Holidays seem to be a time when I curl up with fantasy or sci-fi books: in August in France I read Larry Niven’s Protector, and over New Years I read R Scott Bakker’s The Darkness That Comes Before. (GOTH ALERT – this is part one of a trilogy called The Prince Of Nothing!). These books have something in common, namely a protagonist (or partial protagonist) with superhuman intelligence.

Niven and Bakker are clearly clever sorts but even for them superhuman intelligence is pretty difficult to write. Incredibly intelligent characters crop up a lot in superhero comics, but there the superhumanly clever individual is just cleverer than all the other characters in the comic, which tends not to be difficult. Niven and Bakker take a different route, which is to assume that superhuman intelligence would also imply the suspension of conventional morality – what are individual lives in the incredible calculus of blah blah. Niven handles this a lot better in Protector by giving his super-brain a coherent decision structure, a set of imperatives that makes some sense on its own (and actually suggests that human morality is a mutated version of this created by our lack of the proper alien druqks). For Bakker’s lead character, though, the amorality feels more like an indulgence. Why is there a temptation to yoke immense intelligence and amorality together? From a plotting point-of-view it’s obvious – it makes Bakker’s anti/hero more unpredictable and mysterious. But I guess there’s also a chain which sets intelligence against emotion and links morality to the latter.

In Bakker’s book another duality seems to lurk below this surface – his female characters, even by fantasy standards, are much abused. Well, OK, this is an exploration of a quasi-medieval culture and so a raw deal for women can’t be called unrealistic but when, of your three main female characters, one is a prostitute, one a concubine and the third can’t go a paragraph without being described as “whorish” you sense a pattern emerge. Their perspectives are the clumsiest and their stories the most unpleasant to read though, by the time the heroine has sex with a Nazgul-equivalent and noes his cum is black!!! you’ll either have put the book down or started to laugh.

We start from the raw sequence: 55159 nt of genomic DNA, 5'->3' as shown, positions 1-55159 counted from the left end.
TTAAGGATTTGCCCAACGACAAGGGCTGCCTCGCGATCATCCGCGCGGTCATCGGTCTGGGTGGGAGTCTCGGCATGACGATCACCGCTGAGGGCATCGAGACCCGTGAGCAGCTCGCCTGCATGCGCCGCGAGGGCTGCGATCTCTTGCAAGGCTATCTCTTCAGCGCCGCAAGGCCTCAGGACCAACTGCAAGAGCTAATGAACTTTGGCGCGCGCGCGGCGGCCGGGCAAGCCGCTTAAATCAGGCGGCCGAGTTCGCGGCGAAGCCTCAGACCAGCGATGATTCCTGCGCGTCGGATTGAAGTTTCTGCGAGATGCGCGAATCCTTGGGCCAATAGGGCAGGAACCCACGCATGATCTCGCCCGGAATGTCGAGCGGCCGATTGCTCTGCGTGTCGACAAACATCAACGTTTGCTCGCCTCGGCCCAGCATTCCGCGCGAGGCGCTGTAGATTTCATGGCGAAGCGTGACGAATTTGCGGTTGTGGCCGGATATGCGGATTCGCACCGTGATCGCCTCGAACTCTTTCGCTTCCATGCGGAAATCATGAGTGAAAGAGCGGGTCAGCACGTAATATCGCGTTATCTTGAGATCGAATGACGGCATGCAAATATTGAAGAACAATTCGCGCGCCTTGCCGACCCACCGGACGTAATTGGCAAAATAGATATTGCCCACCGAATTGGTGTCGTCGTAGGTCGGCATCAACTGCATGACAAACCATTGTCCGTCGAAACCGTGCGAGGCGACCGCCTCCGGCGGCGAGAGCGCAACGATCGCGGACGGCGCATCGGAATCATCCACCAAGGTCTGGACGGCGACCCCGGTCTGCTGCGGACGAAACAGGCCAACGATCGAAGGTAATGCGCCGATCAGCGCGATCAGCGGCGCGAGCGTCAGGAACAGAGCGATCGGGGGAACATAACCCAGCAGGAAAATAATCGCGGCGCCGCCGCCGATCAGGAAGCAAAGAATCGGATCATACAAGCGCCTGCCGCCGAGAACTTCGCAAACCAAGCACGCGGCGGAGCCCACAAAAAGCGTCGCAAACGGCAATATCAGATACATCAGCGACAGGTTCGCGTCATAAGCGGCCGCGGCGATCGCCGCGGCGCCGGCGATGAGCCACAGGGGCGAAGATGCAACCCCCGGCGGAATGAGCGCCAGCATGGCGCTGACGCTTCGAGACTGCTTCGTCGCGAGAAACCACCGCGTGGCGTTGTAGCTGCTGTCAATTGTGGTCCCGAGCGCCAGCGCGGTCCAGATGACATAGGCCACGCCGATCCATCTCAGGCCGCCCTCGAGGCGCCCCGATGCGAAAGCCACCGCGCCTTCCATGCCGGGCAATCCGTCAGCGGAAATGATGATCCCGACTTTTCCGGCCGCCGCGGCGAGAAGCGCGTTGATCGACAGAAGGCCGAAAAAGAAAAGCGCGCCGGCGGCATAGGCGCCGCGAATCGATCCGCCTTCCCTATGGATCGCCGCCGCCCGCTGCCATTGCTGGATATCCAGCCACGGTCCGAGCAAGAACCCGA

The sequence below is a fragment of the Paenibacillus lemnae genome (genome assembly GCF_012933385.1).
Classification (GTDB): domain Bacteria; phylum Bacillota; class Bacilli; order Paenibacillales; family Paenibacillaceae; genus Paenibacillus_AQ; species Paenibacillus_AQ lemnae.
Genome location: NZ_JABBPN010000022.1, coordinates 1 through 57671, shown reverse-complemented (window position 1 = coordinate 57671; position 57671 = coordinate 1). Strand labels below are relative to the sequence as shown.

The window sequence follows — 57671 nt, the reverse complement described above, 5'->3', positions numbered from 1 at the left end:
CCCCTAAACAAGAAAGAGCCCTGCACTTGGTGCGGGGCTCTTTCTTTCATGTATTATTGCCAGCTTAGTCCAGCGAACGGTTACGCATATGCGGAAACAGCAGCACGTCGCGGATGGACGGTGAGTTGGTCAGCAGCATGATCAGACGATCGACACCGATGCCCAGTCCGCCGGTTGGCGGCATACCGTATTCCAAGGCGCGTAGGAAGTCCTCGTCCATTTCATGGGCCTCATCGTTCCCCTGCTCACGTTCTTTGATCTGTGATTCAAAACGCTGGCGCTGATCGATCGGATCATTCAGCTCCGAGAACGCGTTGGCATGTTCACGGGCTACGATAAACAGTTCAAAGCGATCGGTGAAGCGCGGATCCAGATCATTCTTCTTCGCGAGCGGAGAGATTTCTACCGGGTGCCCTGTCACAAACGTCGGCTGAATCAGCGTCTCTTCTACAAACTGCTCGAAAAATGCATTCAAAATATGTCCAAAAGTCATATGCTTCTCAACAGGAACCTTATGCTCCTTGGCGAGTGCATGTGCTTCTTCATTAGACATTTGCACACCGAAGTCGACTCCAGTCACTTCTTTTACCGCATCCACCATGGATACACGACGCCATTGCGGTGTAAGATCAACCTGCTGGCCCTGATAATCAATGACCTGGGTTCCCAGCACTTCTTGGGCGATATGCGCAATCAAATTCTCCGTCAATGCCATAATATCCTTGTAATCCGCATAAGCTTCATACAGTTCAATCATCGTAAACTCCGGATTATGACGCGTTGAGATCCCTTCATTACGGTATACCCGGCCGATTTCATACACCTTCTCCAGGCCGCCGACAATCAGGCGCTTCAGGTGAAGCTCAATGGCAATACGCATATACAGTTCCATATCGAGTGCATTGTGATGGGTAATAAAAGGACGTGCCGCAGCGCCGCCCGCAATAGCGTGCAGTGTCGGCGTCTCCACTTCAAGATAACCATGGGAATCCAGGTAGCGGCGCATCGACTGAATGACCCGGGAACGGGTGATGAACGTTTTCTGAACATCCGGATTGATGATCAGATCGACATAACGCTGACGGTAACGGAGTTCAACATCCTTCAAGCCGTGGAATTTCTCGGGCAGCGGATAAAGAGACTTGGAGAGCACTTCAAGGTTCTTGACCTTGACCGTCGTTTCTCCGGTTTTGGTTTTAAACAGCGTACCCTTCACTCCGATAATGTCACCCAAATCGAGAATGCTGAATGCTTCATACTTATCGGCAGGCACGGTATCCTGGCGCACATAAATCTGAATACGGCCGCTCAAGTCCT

For all this The Darkness etc. was a good read – more so than Protector, which in typically Nivenish style drops big wodges of made-up science on you every few pages. Bakker is equally in love with his ideas (not a bad thing in an author, obviously!) but also knows how to keep an intricate plot moving quickly. I have to say I enjoyed it, but I don’t know if I want to read more. His protagonist has a superpower – zen mastery of body language – which gives him quasi-authorial admin access to every other character’s motivations, so he can manipulate them at will. This struck me as shameless audience service – it makes concrete a nerd’s sense of angry superiority to a social world that seems as basely predictable as it is alien. As an adult reader though I found him a lot less interesting than the other flawed or decadent characters who get a share of centre-stage. There’s a further danger of him becoming a bit of a Mary-Sue character and since Book 2 appears to be him manipulating 600 pages worth of swots and jocks I may well pass – on the other hand there’s a line just about maintained between ‘protagonist’ and ‘hero’: I can handle being expected to regard the big-brain with awe as long as I’m not asked to like him.